LONDON (Reuters) - Fertility clinics should mainly use single embryos for women younger than 37 to reduce a rate of multiple pregnancies that is higher than in many other European countries, experts said on Wednesday.
The recommendation is aimed at helping clinics meet the Human Fertilisation and Embryology Authority’s three-year target to cut multiple pregnancy rates from about 24 percent to 10 percent.
Multiple pregnancies are the biggest risk for women during fertility treatment and significantly increase the likelihood of miscarriage, premature birth and long-term health problems for the child. They can also endanger a mother’s health.
“What we have been exploring is how can we identify those women most at risk of multiple pregnancy,” Tony Rutherford, a researcher at the reproductive medicine unit at The Leeds Teaching Hospitals, said of the proposal.
More than 3.5 million babies have been born worldwide using assisted reproductive technology since July 25, 1978, when two British doctors delivered the world’s first test-tube baby, Louise Brown, by Caesarean.
That number is growing faster because more women are waiting longer to start having children, and cheaper air travel makes it possible for even more couples to seek in-vitro fertilisation or IVF. Most treatments are among women aged between 30 and 39.
The technique involves surgically removing eggs from a woman’s ovaries and combining them with sperm in the lab. Doctors then pick the best embryos — typically one or two — and implant them in the woman’s uterus.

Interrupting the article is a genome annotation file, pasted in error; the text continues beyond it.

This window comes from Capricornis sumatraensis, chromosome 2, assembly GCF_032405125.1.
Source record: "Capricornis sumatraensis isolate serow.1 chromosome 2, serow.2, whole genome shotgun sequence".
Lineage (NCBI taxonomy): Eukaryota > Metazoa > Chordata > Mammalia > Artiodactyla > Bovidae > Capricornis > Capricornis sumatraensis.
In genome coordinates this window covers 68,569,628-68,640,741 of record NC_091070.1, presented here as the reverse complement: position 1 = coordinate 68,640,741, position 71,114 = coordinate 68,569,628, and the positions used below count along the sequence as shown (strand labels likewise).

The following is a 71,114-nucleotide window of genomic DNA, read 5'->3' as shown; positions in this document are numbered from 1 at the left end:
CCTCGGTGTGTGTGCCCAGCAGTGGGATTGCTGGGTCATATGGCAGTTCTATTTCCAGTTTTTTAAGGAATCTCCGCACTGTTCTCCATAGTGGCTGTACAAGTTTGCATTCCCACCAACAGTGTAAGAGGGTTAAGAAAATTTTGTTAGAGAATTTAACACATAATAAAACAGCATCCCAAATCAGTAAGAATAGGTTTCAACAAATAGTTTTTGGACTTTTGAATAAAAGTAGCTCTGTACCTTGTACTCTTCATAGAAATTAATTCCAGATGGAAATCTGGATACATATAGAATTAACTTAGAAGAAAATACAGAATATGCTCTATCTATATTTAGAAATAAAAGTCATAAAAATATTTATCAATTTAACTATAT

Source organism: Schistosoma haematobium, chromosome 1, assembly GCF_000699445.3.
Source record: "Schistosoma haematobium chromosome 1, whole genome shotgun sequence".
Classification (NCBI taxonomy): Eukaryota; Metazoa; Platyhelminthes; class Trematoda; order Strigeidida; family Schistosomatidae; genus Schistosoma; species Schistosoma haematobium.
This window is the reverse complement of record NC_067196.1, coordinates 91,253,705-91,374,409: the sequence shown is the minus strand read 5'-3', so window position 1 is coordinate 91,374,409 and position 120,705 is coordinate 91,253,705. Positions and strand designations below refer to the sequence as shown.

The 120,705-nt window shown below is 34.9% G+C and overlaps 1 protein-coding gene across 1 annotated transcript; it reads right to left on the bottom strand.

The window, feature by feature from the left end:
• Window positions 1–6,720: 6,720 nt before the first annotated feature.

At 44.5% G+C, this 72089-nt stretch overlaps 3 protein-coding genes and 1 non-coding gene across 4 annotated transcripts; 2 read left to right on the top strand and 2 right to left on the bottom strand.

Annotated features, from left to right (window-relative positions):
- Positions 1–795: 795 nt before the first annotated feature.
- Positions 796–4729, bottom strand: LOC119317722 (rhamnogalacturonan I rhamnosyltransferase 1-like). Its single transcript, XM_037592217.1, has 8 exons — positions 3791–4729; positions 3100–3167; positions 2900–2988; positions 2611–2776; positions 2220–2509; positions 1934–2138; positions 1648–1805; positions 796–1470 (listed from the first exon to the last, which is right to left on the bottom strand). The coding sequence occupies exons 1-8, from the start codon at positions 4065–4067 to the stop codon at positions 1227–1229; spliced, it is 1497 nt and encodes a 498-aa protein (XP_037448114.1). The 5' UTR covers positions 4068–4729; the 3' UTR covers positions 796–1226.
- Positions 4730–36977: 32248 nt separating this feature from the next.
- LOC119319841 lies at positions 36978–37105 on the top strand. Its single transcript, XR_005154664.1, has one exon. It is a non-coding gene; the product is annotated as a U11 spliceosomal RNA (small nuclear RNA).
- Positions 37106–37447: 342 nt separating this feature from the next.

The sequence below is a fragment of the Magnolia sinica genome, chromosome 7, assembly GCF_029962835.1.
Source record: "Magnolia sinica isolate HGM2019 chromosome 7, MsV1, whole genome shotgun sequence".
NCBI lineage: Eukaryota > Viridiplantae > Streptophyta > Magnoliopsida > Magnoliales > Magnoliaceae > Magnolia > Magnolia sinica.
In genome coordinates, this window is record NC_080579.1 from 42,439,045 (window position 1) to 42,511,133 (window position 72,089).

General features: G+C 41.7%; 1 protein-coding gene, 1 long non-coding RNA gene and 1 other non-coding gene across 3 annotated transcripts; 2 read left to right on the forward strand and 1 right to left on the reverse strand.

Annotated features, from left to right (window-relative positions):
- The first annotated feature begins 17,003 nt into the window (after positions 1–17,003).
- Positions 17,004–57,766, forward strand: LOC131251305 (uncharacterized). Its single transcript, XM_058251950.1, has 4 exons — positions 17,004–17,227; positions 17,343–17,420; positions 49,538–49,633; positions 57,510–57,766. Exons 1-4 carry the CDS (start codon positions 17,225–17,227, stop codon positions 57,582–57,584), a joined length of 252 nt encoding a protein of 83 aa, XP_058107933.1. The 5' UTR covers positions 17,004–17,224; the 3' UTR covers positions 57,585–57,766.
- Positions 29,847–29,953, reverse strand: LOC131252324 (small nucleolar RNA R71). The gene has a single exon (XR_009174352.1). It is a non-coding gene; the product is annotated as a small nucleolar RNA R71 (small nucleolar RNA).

In recent years, some European governments — for example in Belgium and Scandinavia — have mandated single embryo transfers to reduce multiple pregnancies.
The latest annual figures from Britain show 11,262 children were born through IVF treatment, and of those about 4,000 were twins, according to the HFEA.
Experts from the British Fertility Society and the Association of Clinical Embryologists reviewed data from clinics and determined that 87 percent of multiple pregnancies occur during the first cycle of treatment in women younger than 37.
They called for women in the group who produce high quality embryos to only receive a single transfer during their first cycle to reduce multiple pregnancies. The rest of the embryos should be frozen for later use if needed, they added.
“Elective single embryo transfer plus subsequent frozen embryo replacement can be as effective as double embryo transfer in carefully selected patients,” the experts wrote.
Reporting by Michael Kahn; editing by Maggie Fox and Mark Trevelyan